by Frances Yoon at The Wall Street Journal
Two months after the failure of Silicon Valley Bank, the lender’s depositors in the Cayman Islands have been left out in the cold.
The California-based bank’s American depositors were protected when the Federal Deposit Insurance Corp. took control of SVB on March 10 and guaranteed all of their funds. SVB’s U.S. branches, as well as its loans and deposits, were acquired by First Citizens Bancshares in late March.
It has been a vastly different story for customers of SVB’s Cayman Islands branch, which was left out of the First Citizens deal and placed under FDIC receivership. The branch in the offshore tax haven was set up to primarily support the bank’s activities in Asia, according to SVB. Its depositors, which include multiple Chinese investment firms, haven’t been able to access their funds—and have been in limbo since SVB’s collapse.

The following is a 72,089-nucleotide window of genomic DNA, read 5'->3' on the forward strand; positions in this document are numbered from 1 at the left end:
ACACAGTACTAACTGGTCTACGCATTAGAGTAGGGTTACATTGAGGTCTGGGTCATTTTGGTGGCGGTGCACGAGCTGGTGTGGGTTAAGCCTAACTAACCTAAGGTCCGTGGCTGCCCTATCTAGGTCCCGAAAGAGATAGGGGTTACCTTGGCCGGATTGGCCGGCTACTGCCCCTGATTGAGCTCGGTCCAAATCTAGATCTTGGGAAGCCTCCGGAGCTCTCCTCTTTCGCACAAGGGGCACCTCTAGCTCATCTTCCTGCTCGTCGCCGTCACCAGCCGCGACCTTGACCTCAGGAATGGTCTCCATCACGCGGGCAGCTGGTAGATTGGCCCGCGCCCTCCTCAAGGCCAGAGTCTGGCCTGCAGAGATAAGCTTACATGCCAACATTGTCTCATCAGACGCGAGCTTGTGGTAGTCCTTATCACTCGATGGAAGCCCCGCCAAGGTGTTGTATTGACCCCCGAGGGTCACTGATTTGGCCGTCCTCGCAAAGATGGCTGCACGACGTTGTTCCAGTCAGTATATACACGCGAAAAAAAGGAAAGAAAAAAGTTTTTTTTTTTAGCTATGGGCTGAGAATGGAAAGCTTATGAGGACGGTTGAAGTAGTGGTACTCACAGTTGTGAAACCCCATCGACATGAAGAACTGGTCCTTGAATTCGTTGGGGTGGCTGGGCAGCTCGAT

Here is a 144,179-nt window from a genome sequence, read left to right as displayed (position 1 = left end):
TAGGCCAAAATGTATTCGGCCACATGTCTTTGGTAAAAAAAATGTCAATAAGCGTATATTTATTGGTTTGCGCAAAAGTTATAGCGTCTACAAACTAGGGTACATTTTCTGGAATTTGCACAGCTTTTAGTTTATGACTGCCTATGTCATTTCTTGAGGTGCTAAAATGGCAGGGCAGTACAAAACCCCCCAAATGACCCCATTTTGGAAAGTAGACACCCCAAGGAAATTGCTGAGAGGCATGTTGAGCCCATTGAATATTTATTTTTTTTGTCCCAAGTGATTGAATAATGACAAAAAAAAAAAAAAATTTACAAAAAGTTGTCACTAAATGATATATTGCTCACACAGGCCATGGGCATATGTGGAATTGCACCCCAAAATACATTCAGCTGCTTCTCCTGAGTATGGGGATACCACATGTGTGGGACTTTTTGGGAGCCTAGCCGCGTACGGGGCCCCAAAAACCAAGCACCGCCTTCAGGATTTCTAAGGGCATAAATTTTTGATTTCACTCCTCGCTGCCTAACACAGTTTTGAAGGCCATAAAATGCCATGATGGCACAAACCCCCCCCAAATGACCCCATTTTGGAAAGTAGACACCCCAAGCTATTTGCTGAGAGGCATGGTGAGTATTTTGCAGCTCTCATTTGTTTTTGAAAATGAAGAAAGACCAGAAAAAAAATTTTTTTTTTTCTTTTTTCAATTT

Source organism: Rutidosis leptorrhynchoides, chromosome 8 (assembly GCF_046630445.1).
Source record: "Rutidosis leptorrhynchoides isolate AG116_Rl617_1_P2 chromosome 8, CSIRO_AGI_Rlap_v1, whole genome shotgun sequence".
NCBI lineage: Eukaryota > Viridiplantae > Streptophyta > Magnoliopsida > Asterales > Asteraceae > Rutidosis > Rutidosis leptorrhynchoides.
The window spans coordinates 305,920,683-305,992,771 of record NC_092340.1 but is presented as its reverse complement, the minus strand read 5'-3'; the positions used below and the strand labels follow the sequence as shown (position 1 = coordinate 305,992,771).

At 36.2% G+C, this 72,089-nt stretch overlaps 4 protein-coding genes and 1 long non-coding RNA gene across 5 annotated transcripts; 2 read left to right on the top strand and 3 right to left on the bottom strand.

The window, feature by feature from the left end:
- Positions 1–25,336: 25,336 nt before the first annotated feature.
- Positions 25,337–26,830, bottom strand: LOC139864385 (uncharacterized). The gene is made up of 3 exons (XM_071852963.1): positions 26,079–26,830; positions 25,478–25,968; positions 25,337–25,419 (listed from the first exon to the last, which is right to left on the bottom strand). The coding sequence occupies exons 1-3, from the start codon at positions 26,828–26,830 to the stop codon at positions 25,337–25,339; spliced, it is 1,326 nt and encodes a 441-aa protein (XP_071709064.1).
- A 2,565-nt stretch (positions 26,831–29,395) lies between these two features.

On March 31, the FDIC notified SVB’s Cayman Islands depositors that they wouldn’t be covered by its deposit insurance, and that they would be treated as “general unsecured creditors,” according to documents reviewed by the Journal as well as interviews with employees of multiple firms.
SVB’s last annual report said the bank had $13.9 billion in foreign deposits at the end of 2022 that weren’t subject to any U.S. federal or state deposit insurance regime. Besides the Cayman Islands, SVB had a bank subsidiary in the U.K. and branches in Germany and Canada. The German and Canadian branches didn’t take deposits, they only made loans. Its U.K. bank—which has been taken over by HSBC —had the equivalent of about $8.5 billion in deposits on March 10 of this year.
Neither the bank nor regulators have disclosed…